The Democratic and Republican leaders of the House Armed Services Committee think it’s time to wind down the National Guard mission at the U.S. Capitol.
Just days after Defense Department officials announced the guardsmen would remain stationed around Capitol Hill until late May, committee chairman Rep. Adam Smith, D-Wash., and ranking member Mike Rogers, R-Ala., said they are “deeply troubled” by the continued heavy military presence around Congress.
“As the U.S. Capitol Police continues to build its personnel capacity, there is no doubt that some level of support from the National Guard should remain in the National Capital region to respond to credible threats against the Capitol,” the pair said in a joint statement. “However, the present security posture is not warranted at this time.”
About 5,000 Guardsmen are currently deployed to the Capitol security mission, according to spokesman Lt. Col. Robert Carver. Troops were sent to the site in response to the Jan. 6 attack on Congress, where hundreds of supporters of former President Donald Trump attempted to disrupt lawmakers’ certification of last November’s presidential election results.
The mission was set to end later this month, but on Tuesday, Defense Secretary Lloyd Austin approved a request from Capitol Police to extend the Guard’s deployment until May 23.
Smith and Rogers — whose committee oversees operations policies for the military — said they are concerned both over the ongoing costs of the deployment and the potential negative impact an extended tour could have on readiness.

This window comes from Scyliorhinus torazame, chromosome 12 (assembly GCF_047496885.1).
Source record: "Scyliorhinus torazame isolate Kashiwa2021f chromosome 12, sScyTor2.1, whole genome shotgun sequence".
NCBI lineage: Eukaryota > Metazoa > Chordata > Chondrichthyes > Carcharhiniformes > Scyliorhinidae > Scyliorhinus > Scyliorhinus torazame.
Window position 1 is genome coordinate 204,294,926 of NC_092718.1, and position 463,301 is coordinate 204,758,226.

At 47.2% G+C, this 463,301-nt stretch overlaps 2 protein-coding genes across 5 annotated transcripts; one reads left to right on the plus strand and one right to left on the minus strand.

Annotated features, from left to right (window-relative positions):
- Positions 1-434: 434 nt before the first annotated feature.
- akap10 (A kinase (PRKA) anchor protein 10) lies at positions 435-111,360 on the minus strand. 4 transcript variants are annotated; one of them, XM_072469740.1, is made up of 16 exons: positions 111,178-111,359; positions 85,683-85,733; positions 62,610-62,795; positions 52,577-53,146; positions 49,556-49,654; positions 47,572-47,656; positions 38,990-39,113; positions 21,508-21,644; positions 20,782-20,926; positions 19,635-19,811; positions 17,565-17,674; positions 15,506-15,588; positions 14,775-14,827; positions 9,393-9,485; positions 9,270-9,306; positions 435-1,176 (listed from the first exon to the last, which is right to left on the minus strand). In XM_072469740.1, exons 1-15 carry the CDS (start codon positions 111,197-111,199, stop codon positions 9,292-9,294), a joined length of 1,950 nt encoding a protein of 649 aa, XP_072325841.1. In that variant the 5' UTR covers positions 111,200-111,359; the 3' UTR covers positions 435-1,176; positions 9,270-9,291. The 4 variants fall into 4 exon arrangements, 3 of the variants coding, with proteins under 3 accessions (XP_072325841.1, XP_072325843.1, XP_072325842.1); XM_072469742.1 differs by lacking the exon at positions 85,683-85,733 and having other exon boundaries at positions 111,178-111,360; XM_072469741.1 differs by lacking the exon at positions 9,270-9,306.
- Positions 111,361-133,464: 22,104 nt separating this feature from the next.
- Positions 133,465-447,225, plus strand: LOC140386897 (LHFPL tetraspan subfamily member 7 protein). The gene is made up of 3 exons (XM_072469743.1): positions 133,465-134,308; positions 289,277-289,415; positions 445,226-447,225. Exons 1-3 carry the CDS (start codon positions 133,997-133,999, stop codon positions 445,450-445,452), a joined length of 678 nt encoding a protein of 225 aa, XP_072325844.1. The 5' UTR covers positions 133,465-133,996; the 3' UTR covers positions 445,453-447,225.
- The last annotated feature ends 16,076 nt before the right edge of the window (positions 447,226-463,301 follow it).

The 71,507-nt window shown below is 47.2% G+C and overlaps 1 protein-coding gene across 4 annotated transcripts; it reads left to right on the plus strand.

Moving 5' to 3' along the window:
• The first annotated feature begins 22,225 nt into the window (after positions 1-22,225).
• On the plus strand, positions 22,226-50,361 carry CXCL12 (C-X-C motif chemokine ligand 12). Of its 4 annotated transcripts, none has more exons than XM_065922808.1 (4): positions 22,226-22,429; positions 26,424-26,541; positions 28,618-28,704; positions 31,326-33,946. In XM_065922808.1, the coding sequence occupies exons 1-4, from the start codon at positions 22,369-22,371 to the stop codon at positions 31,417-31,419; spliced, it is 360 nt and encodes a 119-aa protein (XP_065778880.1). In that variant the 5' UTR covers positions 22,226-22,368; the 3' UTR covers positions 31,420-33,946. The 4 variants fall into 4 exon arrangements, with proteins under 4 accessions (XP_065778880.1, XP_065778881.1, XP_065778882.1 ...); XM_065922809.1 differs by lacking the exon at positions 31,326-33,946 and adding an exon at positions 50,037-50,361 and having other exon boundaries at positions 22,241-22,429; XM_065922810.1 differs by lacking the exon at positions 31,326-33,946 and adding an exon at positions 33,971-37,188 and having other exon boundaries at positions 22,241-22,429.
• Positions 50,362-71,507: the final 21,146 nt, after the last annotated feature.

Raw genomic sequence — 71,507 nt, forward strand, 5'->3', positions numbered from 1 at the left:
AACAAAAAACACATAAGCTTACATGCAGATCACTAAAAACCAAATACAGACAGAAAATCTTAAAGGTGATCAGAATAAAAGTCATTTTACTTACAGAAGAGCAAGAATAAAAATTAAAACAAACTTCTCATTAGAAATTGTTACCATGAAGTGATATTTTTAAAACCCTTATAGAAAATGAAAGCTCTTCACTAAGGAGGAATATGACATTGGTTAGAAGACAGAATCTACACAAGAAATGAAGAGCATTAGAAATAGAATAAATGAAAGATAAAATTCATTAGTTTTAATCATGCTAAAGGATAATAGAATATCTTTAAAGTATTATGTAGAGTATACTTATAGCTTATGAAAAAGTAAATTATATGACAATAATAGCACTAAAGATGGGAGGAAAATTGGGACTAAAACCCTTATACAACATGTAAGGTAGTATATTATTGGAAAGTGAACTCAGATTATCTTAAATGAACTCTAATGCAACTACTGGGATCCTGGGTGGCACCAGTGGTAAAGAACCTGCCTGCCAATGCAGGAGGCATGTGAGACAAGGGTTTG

“We appreciate our guardsmen answering the call to protect the Capitol, but it’s time for us to review what level of security is required, so they can return home to their families and communities,” they said.
The comments came just hours after Guard officials announced a service member deployed to the Washington, D.C. mission had died from what appeared to be a personal medical condition while he was off-duty. No further details were announced, and the death is under investigation.
Last week, before the mission extension approval, Senate Armed Services Committee ranking member Jim Inhofe, R-Okla., said he was “outraged” by the moves to keep troops on Capitol Hill longer.
“I haven’t been satisfied with any explanation Congress has received at numerous briefings that all these personnel, resources and barbed wire are needed,” he said in a statement.
“Keeping the Capitol Complex safe — and open to the public, as it has been forever — is a federal civilian law enforcement responsibility. What this solution should not look like is keeping the National Guardsmen here indefinitely, as has been rumored.”
In the weeks after the Jan. 6 attack and the Jan. 20 inauguration of President Joe Biden, about 26,000 Guard personnel were deployed across Washington, D.C. on security missions.
Even as Congress has worked to return to normal operations in recent weeks, Guardsmen are still a prominent feature in the halls of office buildings and guarding the two layers of security fencing stretched across Capitol Hill. Multiple hearing rooms, parking lots and cafeterias remain closed off or restricted to provide space for Guard operations.
Last month, acting Capitol Police Chief Yogananda Pittman told lawmakers that extremists may be considering another attack on the complex when Biden offers his address to Congress later this spring. White House officials have said there is no planned date for that event yet.
Earlier this week, a security review team led by retired Army Lt. Gen. Russel Honoré recommended Congress create a permanent Guard unit to provide “rapid response” security capabilities in the event of future violence on Capitol Hill.
However, that unit would be staffed either by Guardsmen already living in the National Capital region or through a series of short-term rotations of personnel from other locations.
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